Figure 1. Free chlorine at Flint house at 3 am. (Note: For the Feb 2016, chlorine was non-detectable at both midnight and 6 am, and was therefore assumed to be zero at 3 am).

Heterotrophic aerobic bacteria levels have also plummeted at this house.  The recent levels in August 2016 and January 2017 were undetectable to ≈ 500 cfu/mL, compared to the very high levels we found in August 2015 of ≈ 500,000 cfu/mL or moderately high levels in February 2016 of ≈ 7,000 cfu/mL.

The second set of data was collected by EPA from all of their standard distribution system monitoring sites located around Flint, and they were kind enough to share it with me. I made a histogram graph (Figure 2) to compare a hot month (Aug 2016) with the automated flushing on (red line) versus early December 2016 after flushing had been turned off for several weeks.  Put simply, the recent data from December shows much higher chlorine without flushing, compared to chlorine residual data from August with automated flushing. The average chlorine has increased from 0.83 mg/L in August 2016 (with automated flushing) to 1.3 mg/L in December 2016 (without automated flushing). The key reason is that temperature dropped from 23 down to 12° C.  Because temperatures have been getting even colder since,  things should continue to improve.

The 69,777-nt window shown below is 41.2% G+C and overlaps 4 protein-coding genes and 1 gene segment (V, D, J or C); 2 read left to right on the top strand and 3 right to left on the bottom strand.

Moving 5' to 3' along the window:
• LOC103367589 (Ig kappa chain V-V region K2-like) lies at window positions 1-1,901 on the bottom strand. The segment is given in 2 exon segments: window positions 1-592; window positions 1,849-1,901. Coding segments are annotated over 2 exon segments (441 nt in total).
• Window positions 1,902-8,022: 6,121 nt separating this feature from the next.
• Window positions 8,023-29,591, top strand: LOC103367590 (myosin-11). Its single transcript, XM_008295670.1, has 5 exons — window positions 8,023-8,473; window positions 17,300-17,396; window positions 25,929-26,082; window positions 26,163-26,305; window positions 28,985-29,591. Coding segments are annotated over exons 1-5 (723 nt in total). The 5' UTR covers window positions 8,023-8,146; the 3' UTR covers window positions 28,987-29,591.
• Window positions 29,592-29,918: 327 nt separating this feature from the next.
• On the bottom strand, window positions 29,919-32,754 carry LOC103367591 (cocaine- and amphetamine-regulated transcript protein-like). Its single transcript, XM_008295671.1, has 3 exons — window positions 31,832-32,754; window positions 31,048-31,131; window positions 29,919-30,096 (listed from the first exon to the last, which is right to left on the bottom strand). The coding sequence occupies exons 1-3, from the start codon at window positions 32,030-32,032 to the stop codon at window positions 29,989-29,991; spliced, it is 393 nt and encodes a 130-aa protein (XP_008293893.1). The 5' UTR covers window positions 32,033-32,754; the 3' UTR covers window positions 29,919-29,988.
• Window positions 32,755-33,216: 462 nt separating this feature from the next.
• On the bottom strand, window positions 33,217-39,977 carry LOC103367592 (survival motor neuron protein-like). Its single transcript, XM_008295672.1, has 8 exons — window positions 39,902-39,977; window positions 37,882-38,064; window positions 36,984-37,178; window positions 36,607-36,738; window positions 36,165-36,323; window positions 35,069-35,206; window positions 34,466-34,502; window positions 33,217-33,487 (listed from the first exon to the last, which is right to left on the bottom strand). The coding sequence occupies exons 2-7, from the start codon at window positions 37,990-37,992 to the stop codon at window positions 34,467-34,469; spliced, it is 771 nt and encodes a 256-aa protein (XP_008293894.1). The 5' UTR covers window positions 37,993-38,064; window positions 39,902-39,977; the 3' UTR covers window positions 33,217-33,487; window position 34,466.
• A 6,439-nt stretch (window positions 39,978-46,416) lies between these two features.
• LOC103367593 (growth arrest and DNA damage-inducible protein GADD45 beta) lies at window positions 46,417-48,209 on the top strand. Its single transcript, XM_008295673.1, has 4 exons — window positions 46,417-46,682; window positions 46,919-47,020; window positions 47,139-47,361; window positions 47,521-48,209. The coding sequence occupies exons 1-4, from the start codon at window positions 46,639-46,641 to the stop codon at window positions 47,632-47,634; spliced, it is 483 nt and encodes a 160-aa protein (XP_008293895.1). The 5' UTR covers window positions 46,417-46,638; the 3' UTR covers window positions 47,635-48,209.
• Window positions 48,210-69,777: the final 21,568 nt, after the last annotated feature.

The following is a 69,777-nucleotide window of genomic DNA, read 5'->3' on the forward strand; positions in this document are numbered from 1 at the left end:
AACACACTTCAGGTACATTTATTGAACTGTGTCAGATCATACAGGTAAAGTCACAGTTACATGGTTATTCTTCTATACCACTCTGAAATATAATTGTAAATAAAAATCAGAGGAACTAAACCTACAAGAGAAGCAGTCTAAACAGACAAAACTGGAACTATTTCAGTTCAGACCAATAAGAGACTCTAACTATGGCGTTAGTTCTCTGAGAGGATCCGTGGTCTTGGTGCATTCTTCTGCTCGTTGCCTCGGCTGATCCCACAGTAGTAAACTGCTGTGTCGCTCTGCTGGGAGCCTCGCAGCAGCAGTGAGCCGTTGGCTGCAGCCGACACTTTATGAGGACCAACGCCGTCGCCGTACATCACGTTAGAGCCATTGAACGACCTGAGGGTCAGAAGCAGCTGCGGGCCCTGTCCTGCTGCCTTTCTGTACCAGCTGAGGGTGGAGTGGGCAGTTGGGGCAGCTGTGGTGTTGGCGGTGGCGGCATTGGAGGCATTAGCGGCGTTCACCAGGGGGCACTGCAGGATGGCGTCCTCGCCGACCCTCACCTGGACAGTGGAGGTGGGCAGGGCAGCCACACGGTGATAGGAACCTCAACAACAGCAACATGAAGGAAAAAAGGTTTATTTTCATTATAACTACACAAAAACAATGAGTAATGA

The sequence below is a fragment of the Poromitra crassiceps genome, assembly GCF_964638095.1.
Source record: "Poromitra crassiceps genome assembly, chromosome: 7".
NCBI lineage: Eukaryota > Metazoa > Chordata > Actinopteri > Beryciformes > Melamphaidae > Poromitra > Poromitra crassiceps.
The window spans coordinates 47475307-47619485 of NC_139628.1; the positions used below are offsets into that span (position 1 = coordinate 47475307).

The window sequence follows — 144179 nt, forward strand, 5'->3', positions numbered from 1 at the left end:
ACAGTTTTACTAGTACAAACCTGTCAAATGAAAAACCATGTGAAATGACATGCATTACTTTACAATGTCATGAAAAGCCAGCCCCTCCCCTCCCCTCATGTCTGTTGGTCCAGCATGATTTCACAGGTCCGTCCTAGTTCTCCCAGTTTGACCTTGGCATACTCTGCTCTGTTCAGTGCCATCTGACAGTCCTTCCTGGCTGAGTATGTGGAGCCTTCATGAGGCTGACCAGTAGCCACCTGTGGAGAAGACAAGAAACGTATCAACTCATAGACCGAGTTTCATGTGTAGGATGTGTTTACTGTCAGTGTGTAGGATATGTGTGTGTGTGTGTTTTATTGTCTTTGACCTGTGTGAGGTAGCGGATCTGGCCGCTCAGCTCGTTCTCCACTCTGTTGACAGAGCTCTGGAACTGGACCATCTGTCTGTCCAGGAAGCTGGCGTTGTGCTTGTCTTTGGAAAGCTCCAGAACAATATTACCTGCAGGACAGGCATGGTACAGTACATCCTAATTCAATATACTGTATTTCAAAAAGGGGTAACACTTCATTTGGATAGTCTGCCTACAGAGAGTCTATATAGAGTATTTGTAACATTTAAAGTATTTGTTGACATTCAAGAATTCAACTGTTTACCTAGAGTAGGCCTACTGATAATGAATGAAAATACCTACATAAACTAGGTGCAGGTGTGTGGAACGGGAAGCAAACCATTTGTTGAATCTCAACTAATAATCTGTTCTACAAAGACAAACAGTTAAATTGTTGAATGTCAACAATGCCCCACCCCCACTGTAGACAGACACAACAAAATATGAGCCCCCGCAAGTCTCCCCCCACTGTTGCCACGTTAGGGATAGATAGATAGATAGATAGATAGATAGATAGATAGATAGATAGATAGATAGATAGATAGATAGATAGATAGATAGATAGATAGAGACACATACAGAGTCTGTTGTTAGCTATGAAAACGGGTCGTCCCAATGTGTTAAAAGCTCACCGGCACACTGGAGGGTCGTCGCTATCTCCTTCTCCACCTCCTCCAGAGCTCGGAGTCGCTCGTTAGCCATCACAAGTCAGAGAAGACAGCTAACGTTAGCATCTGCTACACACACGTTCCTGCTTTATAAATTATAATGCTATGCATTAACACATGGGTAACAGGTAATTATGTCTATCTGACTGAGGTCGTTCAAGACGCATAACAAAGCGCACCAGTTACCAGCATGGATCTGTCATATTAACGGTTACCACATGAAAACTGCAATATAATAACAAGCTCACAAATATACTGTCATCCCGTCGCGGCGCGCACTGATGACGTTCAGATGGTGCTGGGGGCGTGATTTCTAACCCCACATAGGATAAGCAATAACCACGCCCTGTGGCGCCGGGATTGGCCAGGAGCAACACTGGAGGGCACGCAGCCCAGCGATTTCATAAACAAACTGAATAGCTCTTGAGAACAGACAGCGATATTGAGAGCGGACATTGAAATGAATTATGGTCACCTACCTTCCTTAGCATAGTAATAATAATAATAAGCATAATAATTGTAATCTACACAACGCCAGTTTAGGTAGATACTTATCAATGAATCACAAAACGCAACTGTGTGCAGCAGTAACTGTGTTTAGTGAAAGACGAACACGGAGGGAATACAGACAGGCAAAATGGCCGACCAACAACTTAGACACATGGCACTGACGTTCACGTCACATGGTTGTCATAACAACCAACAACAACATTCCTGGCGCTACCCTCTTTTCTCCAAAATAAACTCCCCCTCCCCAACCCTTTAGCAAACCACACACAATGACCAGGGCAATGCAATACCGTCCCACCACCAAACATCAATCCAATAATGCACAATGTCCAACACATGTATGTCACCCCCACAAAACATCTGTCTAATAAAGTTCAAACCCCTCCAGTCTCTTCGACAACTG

Figure 2. Free chlorine monitoring data from the Flint water system in August 2016 (n = 161) with automated flushing, compared to December 2016 (Dec 1-20) when automated flushing was turned off (n = 54). Chlorine levels are much higher in cold weather, even when automated flushing is turned off.

The EPA and the State will keep monitoring the situation closely. Bacteria levels were dramatically improved in Summer 2016 versus Summer 2015 based on our monitoring. If automated flushing is adopted again in summer 2017, even more improvements in chlorine and bacteria levels are possible.